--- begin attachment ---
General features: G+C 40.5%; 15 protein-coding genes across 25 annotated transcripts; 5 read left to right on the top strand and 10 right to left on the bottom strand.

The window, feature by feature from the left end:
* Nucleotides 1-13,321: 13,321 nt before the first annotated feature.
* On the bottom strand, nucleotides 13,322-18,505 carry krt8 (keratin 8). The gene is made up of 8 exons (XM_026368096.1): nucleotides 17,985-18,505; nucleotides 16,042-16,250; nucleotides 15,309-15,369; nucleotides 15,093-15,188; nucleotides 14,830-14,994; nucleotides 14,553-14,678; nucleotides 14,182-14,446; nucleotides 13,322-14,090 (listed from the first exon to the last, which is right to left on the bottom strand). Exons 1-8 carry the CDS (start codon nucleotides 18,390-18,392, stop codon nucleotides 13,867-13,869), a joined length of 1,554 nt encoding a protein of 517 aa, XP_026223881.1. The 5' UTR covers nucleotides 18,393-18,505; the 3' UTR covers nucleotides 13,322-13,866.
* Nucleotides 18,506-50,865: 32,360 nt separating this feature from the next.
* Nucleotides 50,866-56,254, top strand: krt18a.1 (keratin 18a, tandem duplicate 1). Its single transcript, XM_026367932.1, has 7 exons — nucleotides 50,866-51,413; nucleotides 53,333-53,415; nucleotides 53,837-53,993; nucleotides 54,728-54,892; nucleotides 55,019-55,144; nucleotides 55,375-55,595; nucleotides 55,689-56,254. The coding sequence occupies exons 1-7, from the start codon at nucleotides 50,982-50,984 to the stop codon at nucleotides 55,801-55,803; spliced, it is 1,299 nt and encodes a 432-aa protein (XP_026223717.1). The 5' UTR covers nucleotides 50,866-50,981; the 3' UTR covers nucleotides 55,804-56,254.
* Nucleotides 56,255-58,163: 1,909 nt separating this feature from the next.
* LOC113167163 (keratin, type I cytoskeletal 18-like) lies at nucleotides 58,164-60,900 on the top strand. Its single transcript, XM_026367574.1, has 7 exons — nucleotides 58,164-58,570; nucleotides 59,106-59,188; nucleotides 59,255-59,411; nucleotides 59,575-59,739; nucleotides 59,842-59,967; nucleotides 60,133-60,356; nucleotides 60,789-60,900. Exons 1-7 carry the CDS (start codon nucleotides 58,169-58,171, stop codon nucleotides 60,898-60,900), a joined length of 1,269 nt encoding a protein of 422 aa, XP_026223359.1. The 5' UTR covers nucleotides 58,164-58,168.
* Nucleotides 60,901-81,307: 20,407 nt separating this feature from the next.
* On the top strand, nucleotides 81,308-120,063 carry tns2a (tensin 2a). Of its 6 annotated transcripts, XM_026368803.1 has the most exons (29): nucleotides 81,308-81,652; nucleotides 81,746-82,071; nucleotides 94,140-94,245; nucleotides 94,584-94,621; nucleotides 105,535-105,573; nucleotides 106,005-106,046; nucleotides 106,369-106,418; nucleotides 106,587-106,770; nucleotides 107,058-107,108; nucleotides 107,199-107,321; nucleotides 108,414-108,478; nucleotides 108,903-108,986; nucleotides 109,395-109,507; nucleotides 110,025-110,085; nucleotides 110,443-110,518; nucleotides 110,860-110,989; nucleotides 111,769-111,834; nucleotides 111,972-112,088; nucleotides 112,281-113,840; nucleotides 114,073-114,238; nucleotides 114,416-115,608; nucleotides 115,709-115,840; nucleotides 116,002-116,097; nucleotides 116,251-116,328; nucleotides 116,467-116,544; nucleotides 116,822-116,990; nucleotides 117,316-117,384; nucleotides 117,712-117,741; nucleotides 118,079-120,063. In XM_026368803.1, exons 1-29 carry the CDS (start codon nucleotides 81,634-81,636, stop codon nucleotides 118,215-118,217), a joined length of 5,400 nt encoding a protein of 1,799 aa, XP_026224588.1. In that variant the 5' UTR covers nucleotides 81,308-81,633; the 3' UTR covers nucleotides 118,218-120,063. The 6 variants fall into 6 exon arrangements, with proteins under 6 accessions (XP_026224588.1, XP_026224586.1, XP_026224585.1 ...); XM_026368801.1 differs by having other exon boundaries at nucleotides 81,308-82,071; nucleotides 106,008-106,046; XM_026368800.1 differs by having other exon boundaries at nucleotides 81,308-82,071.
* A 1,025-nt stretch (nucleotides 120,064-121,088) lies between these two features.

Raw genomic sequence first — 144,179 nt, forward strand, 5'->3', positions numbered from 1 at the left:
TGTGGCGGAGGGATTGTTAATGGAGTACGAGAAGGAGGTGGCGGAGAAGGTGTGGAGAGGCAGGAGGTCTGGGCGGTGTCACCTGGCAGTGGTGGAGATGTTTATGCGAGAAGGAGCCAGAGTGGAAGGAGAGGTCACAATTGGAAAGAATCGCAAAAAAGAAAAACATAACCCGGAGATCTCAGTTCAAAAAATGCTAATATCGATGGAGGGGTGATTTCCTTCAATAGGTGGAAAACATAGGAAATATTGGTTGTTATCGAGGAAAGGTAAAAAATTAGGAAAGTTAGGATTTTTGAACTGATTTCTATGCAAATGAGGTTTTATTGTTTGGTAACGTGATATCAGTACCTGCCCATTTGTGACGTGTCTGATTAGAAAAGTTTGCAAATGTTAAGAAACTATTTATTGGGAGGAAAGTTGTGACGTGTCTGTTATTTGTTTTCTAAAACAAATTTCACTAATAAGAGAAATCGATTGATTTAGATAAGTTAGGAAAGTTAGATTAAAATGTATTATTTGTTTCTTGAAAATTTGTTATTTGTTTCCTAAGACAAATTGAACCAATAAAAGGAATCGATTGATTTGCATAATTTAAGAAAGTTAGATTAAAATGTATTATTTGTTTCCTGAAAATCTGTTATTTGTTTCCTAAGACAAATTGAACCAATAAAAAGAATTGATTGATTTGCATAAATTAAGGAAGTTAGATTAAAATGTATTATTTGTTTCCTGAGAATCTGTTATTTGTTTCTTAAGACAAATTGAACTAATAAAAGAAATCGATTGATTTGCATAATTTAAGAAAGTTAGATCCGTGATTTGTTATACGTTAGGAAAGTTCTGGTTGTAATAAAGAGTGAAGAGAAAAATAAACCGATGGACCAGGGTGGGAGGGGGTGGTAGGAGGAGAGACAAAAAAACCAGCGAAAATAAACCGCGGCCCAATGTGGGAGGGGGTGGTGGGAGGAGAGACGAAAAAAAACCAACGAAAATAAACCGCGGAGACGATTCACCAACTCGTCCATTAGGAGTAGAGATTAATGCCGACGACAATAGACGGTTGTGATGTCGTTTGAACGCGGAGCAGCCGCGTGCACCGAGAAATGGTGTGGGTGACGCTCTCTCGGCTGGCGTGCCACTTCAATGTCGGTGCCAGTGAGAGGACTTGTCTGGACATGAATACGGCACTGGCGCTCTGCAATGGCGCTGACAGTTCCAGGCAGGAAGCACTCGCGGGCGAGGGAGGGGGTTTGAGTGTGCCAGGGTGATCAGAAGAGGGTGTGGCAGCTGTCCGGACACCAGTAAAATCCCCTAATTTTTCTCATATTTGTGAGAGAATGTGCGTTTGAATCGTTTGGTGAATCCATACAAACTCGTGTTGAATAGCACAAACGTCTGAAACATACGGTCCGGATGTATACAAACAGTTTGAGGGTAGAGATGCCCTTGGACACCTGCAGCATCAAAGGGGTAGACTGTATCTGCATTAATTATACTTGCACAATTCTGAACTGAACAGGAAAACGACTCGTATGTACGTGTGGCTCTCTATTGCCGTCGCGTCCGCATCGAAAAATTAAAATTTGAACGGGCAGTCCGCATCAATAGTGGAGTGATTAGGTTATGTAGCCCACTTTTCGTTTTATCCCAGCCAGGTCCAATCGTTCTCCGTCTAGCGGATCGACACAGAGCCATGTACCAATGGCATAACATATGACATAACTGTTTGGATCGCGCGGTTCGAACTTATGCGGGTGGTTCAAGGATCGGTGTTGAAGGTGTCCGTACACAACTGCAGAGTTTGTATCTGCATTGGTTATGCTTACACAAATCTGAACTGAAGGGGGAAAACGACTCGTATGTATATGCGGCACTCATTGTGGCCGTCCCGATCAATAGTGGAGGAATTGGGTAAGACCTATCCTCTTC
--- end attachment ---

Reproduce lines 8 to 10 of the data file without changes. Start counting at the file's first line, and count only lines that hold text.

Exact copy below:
* LOC113167163 (keratin, type I cytoskeletal 18-like) lies at nucleotides 58,164-60,900 on the top strand. Its single transcript, XM_026367574.1, has 7 exons — nucleotides 58,164-58,570; nucleotides 59,106-59,188; nucleotides 59,255-59,411; nucleotides 59,575-59,739; nucleotides 59,842-59,967; nucleotides 60,133-60,356; nucleotides 60,789-60,900. Exons 1-7 carry the CDS (start codon nucleotides 58,169-58,171, stop codon nucleotides 60,898-60,900), a joined length of 1,269 nt encoding a protein of 422 aa, XP_026223359.1. The 5' UTR covers nucleotides 58,164-58,168.
* Nucleotides 60,901-81,307: 20,407 nt separating this feature from the next.
* On the top strand, nucleotides 81,308-120,063 carry tns2a (tensin 2a). Of its 6 annotated transcripts, XM_026368803.1 has the most exons (29): nucleotides 81,308-81,652; nucleotides 81,746-82,071; nucleotides 94,140-94,245; nucleotides 94,584-94,621; nucleotides 105,535-105,573; nucleotides 106,005-106,046; nucleotides 106,369-106,418; nucleotides 106,587-106,770; nucleotides 107,058-107,108; nucleotides 107,199-107,321; nucleotides 108,414-108,478; nucleotides 108,903-108,986; nucleotides 109,395-109,507; nucleotides 110,025-110,085; nucleotides 110,443-110,518; nucleotides 110,860-110,989; nucleotides 111,769-111,834; nucleotides 111,972-112,088; nucleotides 112,281-113,840; nucleotides 114,073-114,238; nucleotides 114,416-115,608; nucleotides 115,709-115,840; nucleotides 116,002-116,097; nucleotides 116,251-116,328; nucleotides 116,467-116,544; nucleotides 116,822-116,990; nucleotides 117,316-117,384; nucleotides 117,712-117,741; nucleotides 118,079-120,063. In XM_026368803.1, exons 1-29 carry the CDS (start codon nucleotides 81,634-81,636, stop codon nucleotides 118,215-118,217), a joined length of 5,400 nt encoding a protein of 1,799 aa, XP_026224588.1. In that variant the 5' UTR covers nucleotides 81,308-81,633; the 3' UTR covers nucleotides 118,218-120,063. The 6 variants fall into 6 exon arrangements, with proteins under 6 accessions (XP_026224588.1, XP_026224586.1, XP_026224585.1 ...); XM_026368801.1 differs by having other exon boundaries at nucleotides 81,308-82,071; nucleotides 106,008-106,046; XM_026368800.1 differs by having other exon boundaries at nucleotides 81,308-82,071.